The Movie Outfit From the 2000s I’m *Still* Thinking About
05.24.19

Welcome to Celeb Look of the Week! An MR column wherein one member of our editorial team, once a week, waxes poetic about one celeb (or celeb-adjacent) outfit they can’t stop thinking about. This week, Leandra’s pick comes straight from the year 2000.


On April 14 in the year 2000, legions of Yeshiva day school students left class early and traversed eagerly like a cattle herd on a mission to a movie theater on 86th street to see Keeping the Faith. It was a veritable flop by most box office accounts but remains one of the more seminal films of my adolescence, if not because the plotline revolved around the triangular friendship among a priest and rabbi duo — unlikely best friends, a clerical odd couple — and their third musketeer, Anna Riley (Jenna Elfman), then certainly because she was wearing one of the best outfits of all time in a scene that lasted long enough to impress me, but short enough to invite my spending $3 to rent the movie and screenshot the hell out of it to break down its anatomy.

In the movie, Ben Stiller and Edward Norton play the aforementioned rabbi and priest, respectively, and it is never clear what their third friend Anna does (or maybe it is, I don’t know, I was very distracted by the fact that my best friend’s brother appeared in the movie as the young version of Ben Stiller), but she works from what is depicted as the stereotypical New York City executive corner office replete with floor-to-ceiling windows overlooking the whole of Manhattan, white marble floors and a headset. Most of the clothes she wears suck, but at about the midway mark, she is seen walking into a work-adjacent, Pier-side happy hour in a powder blue shell and sequined knee length pencil skirt. It is perfect. Why? Idk:

Conjecture #1: She is wearing a genuinely helpful solve for what to wear when you want to look festive, but also have to not get fired from your job.

Conjecture #2: You can’t see her shoes, which allows enough imagination for you and me to think about all the ways she could decorate her feet.

Until conjecture #3: You see her shoes and realize strappy flats are the only solution.

Conjecture #4: It is the year 2000 again, and to that point: Under eyeliner!!! I can run a complete story on this concept alone.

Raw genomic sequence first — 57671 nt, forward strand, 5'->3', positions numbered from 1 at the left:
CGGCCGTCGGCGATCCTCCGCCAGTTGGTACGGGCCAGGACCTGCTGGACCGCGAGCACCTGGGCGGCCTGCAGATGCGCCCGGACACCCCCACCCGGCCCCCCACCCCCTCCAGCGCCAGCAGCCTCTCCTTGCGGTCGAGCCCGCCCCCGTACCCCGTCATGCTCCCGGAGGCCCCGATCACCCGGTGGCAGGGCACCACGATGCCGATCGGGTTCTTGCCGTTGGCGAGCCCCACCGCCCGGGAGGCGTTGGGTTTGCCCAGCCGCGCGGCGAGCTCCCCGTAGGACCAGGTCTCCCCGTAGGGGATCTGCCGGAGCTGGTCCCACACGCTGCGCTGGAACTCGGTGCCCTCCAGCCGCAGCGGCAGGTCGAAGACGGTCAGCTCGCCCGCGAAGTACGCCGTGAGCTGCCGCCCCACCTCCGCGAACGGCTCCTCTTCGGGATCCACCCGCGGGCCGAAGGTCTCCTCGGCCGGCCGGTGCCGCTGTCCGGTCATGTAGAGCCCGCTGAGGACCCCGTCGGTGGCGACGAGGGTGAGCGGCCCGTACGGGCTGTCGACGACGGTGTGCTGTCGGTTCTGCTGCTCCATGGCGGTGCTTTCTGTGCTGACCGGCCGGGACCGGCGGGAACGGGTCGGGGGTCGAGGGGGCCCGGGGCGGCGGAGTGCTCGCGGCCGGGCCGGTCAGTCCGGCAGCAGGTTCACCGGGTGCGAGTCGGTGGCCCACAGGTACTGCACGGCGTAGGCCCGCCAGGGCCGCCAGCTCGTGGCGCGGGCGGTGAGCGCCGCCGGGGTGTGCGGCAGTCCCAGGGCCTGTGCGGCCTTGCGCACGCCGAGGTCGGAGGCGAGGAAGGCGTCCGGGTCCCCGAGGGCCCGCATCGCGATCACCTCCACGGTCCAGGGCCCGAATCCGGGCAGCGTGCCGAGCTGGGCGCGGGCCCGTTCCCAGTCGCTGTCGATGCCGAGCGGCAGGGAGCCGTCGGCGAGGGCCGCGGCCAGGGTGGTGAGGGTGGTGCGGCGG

Also, remember flat ironing your hair so straight that when placed up in a ponytail the ends looked like sticks?

Heaven! But also, she’s wearing a shell. That means a cardigan can’t be far and I know we’ve spoken about the return of twin sets, but have we really evaluated it? There is no two-for-one deal so satisfying as a sleeveless shirt (let’s call it a fancy muscle tee) that comes with a cardigan. Think of all the permutations of outfit you can make with but two mere garments. Wear the shell solo, wear the cardigan solo. Button it up completely, leave the top 3 buttons unbuttoned, leave the bottom 3 unbuttoned, only close one. Pair it with nothing but a bra, Pair with another shirt. Or match it to your shell. Wear the cardigan around your waist as if a fanny pack that can’t hold anything.

Entireworld is making a really solid case for an updated one. Here you go:

See All 1

(And here’s one more)

As far as the skirt, I used to find all permutations of pencil skirt boring because they reminded me of work and because when they’re not tea-length, they very awkwardly hit just above or below the knee thus serving as pedal pushers that prohibit stretching in public or galloping if you’re trying to imitate a horse. But I love a pedal pusher, so why am I getting in my own way?

Maybe I’m not. I’ve never been a fan of literal anything, so there is a world wherein my shell, not to be confused with the gas station, looks better with another kind of sparkly bottom:

En fin. I think that’s the whole of it, now pls excuse me I have to get dressed.

Feature image via Touchstone/Everett Collection.

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